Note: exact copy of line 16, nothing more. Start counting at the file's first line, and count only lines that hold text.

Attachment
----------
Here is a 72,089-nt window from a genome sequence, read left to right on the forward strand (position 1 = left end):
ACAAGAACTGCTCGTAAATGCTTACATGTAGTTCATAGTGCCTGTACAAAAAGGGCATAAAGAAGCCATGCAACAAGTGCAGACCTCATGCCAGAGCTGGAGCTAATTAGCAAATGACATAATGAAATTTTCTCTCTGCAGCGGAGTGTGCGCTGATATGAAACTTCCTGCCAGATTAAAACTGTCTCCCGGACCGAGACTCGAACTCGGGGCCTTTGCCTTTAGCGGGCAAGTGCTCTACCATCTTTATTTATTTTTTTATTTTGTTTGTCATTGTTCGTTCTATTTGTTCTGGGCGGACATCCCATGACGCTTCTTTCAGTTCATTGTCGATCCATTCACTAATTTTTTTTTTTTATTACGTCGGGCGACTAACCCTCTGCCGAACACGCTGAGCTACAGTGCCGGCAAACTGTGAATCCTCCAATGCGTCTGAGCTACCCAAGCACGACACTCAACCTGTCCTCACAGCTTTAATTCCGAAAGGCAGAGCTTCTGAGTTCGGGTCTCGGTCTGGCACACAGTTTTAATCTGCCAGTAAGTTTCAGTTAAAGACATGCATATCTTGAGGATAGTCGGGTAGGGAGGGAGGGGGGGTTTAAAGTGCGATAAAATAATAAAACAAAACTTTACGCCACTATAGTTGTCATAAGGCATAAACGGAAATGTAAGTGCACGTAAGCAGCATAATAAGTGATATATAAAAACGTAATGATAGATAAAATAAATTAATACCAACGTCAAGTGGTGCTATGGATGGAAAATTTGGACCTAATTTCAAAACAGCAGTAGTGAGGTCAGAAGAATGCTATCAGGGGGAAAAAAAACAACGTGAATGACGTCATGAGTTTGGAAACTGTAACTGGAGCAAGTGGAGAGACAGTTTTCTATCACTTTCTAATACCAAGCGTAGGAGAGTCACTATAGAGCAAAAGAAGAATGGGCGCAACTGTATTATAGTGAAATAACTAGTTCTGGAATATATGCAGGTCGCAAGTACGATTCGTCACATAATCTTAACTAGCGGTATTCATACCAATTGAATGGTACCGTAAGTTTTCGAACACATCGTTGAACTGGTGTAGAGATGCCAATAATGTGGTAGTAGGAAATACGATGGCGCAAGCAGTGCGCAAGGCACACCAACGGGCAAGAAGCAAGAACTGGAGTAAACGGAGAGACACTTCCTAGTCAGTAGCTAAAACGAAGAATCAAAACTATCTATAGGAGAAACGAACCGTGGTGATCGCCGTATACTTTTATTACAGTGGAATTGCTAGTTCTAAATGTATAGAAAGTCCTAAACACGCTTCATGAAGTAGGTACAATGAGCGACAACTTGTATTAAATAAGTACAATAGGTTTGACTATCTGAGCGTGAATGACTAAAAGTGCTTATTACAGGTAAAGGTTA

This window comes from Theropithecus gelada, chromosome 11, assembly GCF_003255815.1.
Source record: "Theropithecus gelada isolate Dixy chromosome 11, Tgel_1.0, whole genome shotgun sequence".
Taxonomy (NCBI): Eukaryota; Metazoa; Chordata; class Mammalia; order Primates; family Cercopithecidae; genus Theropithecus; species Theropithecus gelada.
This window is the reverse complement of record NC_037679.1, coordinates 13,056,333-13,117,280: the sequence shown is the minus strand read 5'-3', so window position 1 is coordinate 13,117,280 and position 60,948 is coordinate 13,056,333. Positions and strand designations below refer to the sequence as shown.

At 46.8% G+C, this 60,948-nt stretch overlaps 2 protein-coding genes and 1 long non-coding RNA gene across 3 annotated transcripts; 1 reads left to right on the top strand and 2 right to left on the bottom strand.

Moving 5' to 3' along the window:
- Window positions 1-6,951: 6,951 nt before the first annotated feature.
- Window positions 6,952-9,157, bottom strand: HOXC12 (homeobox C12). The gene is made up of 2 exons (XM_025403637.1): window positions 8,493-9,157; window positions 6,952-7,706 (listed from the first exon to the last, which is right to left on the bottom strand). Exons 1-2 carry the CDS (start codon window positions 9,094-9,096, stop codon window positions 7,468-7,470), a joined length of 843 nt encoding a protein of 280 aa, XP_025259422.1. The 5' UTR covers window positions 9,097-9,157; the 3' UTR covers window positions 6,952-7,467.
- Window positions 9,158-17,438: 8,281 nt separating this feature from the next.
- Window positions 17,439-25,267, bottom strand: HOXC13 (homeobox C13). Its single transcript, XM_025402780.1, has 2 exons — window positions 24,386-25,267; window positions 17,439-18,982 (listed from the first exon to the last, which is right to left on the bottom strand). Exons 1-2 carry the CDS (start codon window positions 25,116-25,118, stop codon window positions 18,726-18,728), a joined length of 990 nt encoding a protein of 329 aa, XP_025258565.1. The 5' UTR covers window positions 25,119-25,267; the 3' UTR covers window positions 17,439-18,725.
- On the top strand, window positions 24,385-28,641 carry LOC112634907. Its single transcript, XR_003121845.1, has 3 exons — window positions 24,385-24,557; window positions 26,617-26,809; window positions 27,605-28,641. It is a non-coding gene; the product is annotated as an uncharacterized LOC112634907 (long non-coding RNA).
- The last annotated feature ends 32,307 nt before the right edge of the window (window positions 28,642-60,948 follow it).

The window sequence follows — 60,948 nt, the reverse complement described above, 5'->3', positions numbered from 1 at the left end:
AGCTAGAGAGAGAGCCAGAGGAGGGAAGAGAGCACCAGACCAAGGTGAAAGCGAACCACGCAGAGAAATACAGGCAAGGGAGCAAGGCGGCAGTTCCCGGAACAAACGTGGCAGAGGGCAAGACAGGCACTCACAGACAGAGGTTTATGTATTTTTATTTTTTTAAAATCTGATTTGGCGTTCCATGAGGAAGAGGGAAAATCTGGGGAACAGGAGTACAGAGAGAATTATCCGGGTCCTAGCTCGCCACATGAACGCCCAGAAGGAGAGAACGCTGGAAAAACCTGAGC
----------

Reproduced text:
AGCTAGAGAGAGAGCCAGAGGAGGGAAGAGAGCACCAGACCAAGGTGAAAGCGAACCACGCAGAGAAATACAGGCAAGGGAGCAAGGCGGCAGTTCCCGGAACAAACGTGGCAGAGGGCAAGACAGGCACTCACAGACAGAGGTTTATGTATTTTTATTTTTTTAAAATCTGATTTGGCGTTCCATGAGGAAGAGGGAAAATCTGGGGAACAGGAGTACAGAGAGAATTATCCGGGTCCTAGCTCGCCACATGAACGCCCAGAAGGAGAGAACGCTGGAAAAACCTGAGC